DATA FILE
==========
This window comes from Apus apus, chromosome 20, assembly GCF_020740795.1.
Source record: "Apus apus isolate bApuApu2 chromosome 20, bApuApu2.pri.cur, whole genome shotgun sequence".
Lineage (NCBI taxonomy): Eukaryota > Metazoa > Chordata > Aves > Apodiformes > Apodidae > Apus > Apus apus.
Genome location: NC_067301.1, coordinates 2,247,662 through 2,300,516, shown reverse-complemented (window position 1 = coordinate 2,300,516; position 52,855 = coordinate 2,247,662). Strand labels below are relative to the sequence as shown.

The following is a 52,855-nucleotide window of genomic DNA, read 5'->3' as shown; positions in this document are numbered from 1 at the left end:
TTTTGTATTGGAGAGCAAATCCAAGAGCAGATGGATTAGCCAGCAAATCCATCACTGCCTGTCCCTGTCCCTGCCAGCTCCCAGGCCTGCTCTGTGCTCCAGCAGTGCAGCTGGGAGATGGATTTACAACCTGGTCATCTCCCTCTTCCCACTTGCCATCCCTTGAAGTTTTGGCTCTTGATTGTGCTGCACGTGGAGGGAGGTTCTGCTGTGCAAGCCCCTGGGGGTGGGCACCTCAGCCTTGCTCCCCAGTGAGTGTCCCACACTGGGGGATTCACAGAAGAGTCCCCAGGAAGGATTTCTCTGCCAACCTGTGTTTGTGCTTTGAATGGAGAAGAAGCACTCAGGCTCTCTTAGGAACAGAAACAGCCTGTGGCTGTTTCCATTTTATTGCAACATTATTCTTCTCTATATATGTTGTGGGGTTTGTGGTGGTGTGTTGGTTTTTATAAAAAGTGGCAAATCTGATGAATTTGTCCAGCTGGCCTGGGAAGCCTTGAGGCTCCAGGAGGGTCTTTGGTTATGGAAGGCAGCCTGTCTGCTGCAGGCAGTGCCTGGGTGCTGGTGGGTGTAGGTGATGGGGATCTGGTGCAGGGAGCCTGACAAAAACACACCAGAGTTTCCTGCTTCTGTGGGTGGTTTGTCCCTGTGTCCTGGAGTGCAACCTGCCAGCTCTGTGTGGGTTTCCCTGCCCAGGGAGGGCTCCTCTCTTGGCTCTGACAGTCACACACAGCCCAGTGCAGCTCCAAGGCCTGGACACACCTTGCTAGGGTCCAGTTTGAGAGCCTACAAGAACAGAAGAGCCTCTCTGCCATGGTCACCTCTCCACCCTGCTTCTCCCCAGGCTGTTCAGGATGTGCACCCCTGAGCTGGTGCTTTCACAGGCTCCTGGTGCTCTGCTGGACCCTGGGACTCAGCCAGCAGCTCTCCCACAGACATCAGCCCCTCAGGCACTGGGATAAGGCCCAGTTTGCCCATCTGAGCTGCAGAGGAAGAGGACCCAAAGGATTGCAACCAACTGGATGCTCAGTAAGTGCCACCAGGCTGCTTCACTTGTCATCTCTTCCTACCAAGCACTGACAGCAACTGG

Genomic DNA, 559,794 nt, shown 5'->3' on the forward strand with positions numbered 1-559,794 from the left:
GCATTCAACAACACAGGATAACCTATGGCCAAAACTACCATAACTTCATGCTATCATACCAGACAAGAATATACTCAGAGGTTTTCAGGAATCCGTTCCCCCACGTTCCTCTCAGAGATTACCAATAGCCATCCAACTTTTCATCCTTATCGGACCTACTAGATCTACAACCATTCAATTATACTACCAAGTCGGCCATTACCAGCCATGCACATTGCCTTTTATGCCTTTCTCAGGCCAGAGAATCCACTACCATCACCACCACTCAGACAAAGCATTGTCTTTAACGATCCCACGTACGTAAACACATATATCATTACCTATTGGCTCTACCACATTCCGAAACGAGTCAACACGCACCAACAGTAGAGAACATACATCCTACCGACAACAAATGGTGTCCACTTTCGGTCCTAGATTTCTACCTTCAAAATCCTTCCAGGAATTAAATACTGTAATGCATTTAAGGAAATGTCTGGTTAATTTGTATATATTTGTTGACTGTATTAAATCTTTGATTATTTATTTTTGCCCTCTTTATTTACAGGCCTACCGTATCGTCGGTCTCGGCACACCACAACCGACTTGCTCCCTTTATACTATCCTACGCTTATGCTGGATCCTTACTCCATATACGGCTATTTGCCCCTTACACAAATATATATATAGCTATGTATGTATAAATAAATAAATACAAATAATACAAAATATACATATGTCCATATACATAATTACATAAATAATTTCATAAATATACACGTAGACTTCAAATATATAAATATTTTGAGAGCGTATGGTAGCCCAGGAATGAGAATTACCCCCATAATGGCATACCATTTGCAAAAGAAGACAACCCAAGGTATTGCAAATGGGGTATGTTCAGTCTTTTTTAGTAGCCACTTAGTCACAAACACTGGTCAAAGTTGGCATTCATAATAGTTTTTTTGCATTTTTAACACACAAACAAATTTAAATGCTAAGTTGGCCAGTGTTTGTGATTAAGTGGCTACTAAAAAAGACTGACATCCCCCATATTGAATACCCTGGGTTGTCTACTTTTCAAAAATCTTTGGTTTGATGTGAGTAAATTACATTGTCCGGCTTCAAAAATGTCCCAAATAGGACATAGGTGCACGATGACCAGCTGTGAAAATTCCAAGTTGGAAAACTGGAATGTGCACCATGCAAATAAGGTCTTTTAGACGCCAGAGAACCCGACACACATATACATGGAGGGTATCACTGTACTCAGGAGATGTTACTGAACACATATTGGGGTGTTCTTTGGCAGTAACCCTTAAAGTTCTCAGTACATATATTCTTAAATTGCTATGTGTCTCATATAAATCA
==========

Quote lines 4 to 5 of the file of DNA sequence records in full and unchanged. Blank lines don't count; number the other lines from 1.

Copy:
Genome location: NC_067301.1, coordinates 2,247,662 through 2,300,516, shown reverse-complemented (window position 1 = coordinate 2,300,516; position 52,855 = coordinate 2,247,662). Strand labels below are relative to the sequence as shown.

The following is a 52,855-nucleotide window of genomic DNA, read 5'->3' as shown; positions in this document are numbered from 1 at the left end: